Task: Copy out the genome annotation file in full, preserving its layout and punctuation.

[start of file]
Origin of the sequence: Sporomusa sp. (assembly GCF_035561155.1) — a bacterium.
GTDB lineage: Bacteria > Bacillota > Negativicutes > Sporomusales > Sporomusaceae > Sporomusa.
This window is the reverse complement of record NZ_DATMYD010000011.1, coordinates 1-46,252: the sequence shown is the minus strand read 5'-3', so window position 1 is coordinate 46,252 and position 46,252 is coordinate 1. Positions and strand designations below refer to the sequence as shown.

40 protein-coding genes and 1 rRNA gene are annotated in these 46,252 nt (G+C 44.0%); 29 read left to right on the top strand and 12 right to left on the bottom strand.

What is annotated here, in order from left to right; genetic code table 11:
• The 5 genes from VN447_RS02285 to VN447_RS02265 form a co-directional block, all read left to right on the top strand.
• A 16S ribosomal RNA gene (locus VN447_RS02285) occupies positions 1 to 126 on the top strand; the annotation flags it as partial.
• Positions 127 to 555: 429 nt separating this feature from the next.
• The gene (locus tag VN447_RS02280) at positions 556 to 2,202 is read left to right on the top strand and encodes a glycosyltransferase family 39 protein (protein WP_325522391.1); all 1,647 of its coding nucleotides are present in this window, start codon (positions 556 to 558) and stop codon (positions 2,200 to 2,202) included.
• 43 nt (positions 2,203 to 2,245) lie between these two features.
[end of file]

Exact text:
Origin of the sequence: Sporomusa sp. (assembly GCF_035561155.1) — a bacterium.
GTDB lineage: Bacteria > Bacillota > Negativicutes > Sporomusales > Sporomusaceae > Sporomusa.
This window is the reverse complement of record NZ_DATMYD010000011.1, coordinates 1-46,252: the sequence shown is the minus strand read 5'-3', so window position 1 is coordinate 46,252 and position 46,252 is coordinate 1. Positions and strand designations below refer to the sequence as shown.

40 protein-coding genes and 1 rRNA gene are annotated in these 46,252 nt (G+C 44.0%); 29 read left to right on the top strand and 12 right to left on the bottom strand.

What is annotated here, in order from left to right; genetic code table 11:
• The 5 genes from VN447_RS02285 to VN447_RS02265 form a co-directional block, all read left to right on the top strand.
• A 16S ribosomal RNA gene (locus VN447_RS02285) occupies positions 1 to 126 on the top strand; the annotation flags it as partial.
• Positions 127 to 555: 429 nt separating this feature from the next.
• The gene (locus tag VN447_RS02280) at positions 556 to 2,202 is read left to right on the top strand and encodes a glycosyltransferase family 39 protein (protein WP_325522391.1); all 1,647 of its coding nucleotides are present in this window, start codon (positions 556 to 558) and stop codon (positions 2,200 to 2,202) included.
• 43 nt (positions 2,203 to 2,245) lie between these two features.